EMPLOYMENT APPEALS TRIBUNAL
APPEAL(S) OF: CASE NO.
Michael Sweeney RP871/2012
Healy's Investments Limited
Healy Brothers Limited t/a Healy Bros
REDUNDANCY PAYMENTS ACTS, 1967 TO 2007
MINIMUM NOTICE AND TERMS OF EMPLOYMENT ACTS, 1973 TO 2005
I certify that the Tribunal
(Division of Tribunal)
Chairman: Ms. K.T. O'Mahony BL
Members: Mr. P. Casey
Mr. J. Flavin
heard this case in Cork on 31 March 2014
Mr Frederick Gosnell, Frederick V Gosnell, Solicitors,
Pembroke House, 2 Pembroke Street, Cork
Ms. Rachel O’Flynn BL instructed by
Mr. Alan McGee, 3 Willowbank, Church Road, Blackrock, Cork
for the first respondent
Ms. Sophie Crosbie (IBEC) for
Ms. Anne Cosgrove, Lagan Cement Limited,
for the second respondent
The decision of the Tribunal was as follows:-
The parties in the employment relationship between November 2007 and March 2009, on which the claims herein are based will be referred to as the employee and employer.
Summary of Evidence
The first respondent’s representative accepted that her client was the employer at the time of the employee’s dismissal on9 March 2009. Some assets of that business and the company name were transferred to the second respondent in April 2010, some thirteen month’s subsequent to the employee’s dismissal. The employer company then changed its name to that of the first respondent herein.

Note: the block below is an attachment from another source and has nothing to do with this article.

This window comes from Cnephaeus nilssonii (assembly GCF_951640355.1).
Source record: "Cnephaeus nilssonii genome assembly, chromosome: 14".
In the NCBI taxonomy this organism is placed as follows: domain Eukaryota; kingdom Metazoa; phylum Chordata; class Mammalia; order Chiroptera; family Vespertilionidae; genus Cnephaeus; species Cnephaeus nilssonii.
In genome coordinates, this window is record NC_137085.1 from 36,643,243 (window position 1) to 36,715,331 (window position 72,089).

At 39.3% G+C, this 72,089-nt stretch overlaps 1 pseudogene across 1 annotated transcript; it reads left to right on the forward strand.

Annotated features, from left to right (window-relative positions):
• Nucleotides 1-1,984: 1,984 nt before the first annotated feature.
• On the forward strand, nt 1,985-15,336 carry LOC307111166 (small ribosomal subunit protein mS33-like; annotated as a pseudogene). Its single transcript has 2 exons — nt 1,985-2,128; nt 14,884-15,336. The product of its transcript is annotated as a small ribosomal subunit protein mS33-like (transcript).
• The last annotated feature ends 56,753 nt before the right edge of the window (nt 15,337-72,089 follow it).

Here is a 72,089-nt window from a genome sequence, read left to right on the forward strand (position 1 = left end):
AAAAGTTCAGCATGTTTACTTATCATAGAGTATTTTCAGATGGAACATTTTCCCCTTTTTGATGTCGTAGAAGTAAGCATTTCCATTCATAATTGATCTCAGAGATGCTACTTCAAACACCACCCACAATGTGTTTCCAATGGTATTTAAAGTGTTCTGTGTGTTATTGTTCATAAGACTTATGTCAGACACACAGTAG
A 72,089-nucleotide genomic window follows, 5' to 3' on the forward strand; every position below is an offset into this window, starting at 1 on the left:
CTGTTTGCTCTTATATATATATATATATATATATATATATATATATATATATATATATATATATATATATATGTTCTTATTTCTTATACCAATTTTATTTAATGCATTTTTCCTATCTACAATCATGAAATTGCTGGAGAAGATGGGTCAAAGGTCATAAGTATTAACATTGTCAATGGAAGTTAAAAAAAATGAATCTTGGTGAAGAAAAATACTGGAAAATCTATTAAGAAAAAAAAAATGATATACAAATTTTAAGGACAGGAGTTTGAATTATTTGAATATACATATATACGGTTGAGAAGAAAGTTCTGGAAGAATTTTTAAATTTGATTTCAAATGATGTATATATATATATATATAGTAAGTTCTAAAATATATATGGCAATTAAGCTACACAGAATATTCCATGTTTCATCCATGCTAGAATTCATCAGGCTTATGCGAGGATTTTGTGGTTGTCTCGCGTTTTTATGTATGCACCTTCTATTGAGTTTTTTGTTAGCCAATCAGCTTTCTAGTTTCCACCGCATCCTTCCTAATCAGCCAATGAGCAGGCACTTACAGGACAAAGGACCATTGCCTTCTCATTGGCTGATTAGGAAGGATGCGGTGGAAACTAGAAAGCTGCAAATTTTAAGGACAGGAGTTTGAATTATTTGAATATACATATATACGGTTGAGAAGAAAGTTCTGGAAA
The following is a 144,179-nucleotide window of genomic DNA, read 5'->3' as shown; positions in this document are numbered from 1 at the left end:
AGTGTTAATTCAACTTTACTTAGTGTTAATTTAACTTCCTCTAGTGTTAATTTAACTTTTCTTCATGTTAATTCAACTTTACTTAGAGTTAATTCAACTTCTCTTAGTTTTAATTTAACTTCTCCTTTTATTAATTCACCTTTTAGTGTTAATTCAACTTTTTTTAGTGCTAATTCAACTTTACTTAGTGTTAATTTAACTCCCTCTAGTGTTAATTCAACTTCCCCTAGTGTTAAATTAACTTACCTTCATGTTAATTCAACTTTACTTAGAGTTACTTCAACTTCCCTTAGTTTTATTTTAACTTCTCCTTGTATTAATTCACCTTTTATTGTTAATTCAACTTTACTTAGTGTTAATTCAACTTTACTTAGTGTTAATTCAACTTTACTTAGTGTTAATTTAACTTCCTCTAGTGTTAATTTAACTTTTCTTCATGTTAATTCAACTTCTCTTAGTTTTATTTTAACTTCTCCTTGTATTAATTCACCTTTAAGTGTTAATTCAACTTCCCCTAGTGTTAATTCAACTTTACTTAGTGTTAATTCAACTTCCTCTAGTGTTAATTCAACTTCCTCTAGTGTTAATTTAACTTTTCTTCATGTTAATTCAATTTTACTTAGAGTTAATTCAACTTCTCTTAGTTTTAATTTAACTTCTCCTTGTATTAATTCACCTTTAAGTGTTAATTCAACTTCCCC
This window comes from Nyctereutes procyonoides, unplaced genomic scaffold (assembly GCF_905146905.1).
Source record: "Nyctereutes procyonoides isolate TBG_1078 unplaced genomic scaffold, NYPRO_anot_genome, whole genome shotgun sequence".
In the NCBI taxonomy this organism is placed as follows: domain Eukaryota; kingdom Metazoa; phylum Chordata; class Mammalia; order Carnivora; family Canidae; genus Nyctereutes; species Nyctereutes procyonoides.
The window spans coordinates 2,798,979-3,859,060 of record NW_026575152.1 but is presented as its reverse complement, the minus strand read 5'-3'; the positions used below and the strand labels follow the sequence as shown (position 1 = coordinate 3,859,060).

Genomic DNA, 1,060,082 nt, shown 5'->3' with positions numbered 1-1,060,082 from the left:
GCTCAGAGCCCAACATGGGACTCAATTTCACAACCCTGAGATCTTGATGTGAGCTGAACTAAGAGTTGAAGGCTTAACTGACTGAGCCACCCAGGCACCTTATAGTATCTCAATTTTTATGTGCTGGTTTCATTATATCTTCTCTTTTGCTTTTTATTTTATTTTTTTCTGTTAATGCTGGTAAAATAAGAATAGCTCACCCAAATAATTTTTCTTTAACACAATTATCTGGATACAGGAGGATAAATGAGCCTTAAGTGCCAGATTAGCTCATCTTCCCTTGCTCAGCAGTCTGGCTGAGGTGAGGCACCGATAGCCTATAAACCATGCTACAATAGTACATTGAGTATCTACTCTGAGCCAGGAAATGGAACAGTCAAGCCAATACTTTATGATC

The employee was employed by the employer from 27 November 2000 until his employment was terminated by the employer by reason of redundancy on 9 March 2009.
The employee successfully prosecuted three other claims before a rights commissioner in December 2009 including one under the Unfair Dismissals Acts. When the employer’s appeal on the three decisions/recommendation of the Rights Commissioner came on for hearing before the Tribunal on 9 May 2011, the employer withdrew the appeals under both the Payment of Wages Act, 1991 and the Terms of Employment (Information) Act, 1994 and 2001. On the appeal under the Unfair Dismissals Acts the Tribunal determined that the employee’s “selection for redundancy was unfair and the claim under the Unfair Dismissals Acts, 1977 to 2007 succeeds. The Tribunal varies the Rights Commissioner’s Recommendation ref: r079910-ud-09JOC and awards the employee €20,000 in compensation under the Unfair Dismissals Acts, 1977 to 2007. This award is in addition to the monies already paid to the employee by the employer.” This determination issued on 9 December 2011.
On 6 March 2012 the employer forwarded a cheque in the sum of €23, 692.00 to the employee in respect of the three awards (one by the Tribunal and the other two by the Rights Commissioner) made in his favour.
In reply to a query from the employee’s representative the Tribunal secretariat by letter dated 25 April stated that “the compensation was in addition to monies received in relation to a redundancy payment.” The employee now claims that he should receive a redundancy lump sum payment and that this payment remains outstanding.